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Global Japan
MAY 30, 2013

Four lessons for Sustainable Business in Japan beyond 3/11

By Steven Neo Say Bin
iStock photo/arthobbit

The GLOBIS Japan Study Tour took a group of MBA students up to the Tohoku region to see how local businesses are rebuilding after the Great East Japan Earthquake. The group met with passionate individuals in Sendai, Minami-sanriku, Onagawa, Shiogama, and Yamamoto, all of whom were using their expertise to rebuild their communities. They imparted four important lessons about creating a sustainable business plan.

1. Be realistic: plan strategically and prioritize

During a visit to a local aqua farm in Minami-sanriku, the local fishermen explained the regulatory limitations that restricted their farming capacity. Although they have plans to increase their revenue streams by promoting blue tourism in the region, their business initiatives are limited by the speed of reconstruction in the surrounding areas.

These views were echoed by the mayor of Onagawa, where limited resources are prioritized to help reconstruct essential facilities for the local community before embarking on business investments. This prioritization has kept the mayor realistic about reconstruction – his target is to restore the population to pre-tsunami levels (approximately 10,000 people).

2. Trust and involve everyone

Administrators of the Onagawa collaborative school by Katariba show a unique willingness to involve the students in the design of the study room. The students appreciate the responsibility and take it seriously, not only designing an impressive layout that maximizes available space, but also setting up rules and regulations for appropriate behavior in the study room.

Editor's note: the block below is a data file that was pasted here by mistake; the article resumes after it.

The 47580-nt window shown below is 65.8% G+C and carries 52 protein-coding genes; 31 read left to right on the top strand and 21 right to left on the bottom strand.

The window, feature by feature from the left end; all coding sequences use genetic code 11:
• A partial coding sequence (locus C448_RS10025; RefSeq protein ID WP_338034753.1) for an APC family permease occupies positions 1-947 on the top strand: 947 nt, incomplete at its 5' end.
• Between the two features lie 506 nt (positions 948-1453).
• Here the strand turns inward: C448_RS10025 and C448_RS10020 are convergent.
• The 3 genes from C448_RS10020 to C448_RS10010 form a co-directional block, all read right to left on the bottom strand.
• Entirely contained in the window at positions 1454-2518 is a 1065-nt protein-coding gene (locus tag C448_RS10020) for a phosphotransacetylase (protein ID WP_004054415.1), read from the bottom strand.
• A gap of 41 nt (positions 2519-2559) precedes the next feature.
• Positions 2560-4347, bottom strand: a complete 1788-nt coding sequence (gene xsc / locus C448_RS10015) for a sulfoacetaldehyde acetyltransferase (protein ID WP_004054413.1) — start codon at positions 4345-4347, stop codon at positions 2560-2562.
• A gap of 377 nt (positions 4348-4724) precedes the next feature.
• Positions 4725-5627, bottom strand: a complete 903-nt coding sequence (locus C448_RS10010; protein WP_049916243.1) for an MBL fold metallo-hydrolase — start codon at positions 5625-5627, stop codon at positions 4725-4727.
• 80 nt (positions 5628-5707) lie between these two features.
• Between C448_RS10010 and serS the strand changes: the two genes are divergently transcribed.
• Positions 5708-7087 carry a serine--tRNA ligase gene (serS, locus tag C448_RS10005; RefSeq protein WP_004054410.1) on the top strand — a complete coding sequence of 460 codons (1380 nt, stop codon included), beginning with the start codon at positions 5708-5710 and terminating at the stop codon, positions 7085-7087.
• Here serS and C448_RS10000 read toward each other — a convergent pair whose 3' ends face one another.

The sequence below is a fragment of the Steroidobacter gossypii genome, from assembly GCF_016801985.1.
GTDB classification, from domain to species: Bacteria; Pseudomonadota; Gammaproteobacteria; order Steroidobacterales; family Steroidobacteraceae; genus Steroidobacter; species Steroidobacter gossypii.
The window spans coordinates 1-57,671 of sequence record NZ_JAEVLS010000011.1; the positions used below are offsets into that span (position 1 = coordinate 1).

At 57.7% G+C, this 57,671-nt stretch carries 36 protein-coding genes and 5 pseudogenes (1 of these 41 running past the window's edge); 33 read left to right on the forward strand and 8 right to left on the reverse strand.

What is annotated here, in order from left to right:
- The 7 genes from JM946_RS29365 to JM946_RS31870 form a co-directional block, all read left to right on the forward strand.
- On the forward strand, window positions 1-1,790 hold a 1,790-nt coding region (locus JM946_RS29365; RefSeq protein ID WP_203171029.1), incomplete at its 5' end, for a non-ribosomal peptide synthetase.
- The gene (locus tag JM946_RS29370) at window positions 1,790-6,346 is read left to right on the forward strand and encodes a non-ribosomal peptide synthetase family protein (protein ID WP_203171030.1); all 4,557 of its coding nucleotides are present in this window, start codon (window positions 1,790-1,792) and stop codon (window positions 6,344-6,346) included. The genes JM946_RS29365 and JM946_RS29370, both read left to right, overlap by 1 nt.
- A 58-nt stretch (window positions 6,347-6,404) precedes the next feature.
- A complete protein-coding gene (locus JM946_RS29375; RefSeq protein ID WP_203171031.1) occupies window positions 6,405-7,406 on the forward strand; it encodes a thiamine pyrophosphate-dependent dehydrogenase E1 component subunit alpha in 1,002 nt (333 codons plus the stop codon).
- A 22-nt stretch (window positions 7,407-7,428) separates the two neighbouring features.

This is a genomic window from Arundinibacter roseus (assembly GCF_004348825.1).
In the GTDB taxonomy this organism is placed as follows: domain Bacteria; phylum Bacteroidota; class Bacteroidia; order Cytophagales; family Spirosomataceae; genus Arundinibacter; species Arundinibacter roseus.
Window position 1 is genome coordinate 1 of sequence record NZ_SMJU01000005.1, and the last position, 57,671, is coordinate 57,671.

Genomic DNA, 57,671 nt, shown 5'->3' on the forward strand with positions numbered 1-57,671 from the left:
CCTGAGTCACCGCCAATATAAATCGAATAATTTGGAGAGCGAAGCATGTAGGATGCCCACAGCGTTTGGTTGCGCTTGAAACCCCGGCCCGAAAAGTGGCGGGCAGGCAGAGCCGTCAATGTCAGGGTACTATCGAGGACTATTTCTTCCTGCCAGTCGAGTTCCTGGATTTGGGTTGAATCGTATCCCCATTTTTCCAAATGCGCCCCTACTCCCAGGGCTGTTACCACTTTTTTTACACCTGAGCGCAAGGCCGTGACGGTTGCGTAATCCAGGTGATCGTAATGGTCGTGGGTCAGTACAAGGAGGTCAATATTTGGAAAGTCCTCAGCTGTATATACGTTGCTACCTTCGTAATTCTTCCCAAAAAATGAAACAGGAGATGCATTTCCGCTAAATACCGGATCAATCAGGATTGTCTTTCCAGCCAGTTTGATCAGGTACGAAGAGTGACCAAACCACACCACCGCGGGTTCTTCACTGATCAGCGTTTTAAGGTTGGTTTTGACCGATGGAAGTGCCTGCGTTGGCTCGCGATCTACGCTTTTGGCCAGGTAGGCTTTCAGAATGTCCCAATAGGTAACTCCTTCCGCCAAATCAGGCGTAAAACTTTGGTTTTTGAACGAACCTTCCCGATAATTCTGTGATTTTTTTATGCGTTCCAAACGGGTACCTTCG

3. Think creatively to solve challenges

The story of how Ms. Sasaki and Mr. Komatsu built the Hotel El Faro in Onagawa was one of creativity and passion in the early stages of a business venture. They used trailer houses as a creative solution to a regulatory restrictions which prevented them from constructing permanent buildings in the area. IKEA furniture, mixed with local materials, kept the furnishings to minimal costs while also providing an authentic aesthetic appeal.

4. Choose the right markets to enter

The General Reconstruction Association (GRA) has a strawberry farm in Yamamoto that serves as a perfect marriage between traditional farming expertise and modern technological initiatives. The result? Delicious strawberries.

The farm aims to start exporting to Asian markets, such as Singapore and Thailand, where consumers’ willingness to pay for made-in-Japan premium strawberries is much higher than other markets.

Mother Nature can be cruel at times, but in the wake of destruction come opportunities. Students at the Onagawa collaborative school have a positive perspective on the tsunami. For them, it enabled the community to strengthen its bonds and create a better environment for everyone. The warmth of the people in Tohoku is everywhere, as are their passion and resolve to help their communities thrive despite any obstacles. With any luck, this spirit will spread, providing a model for communities across the globe.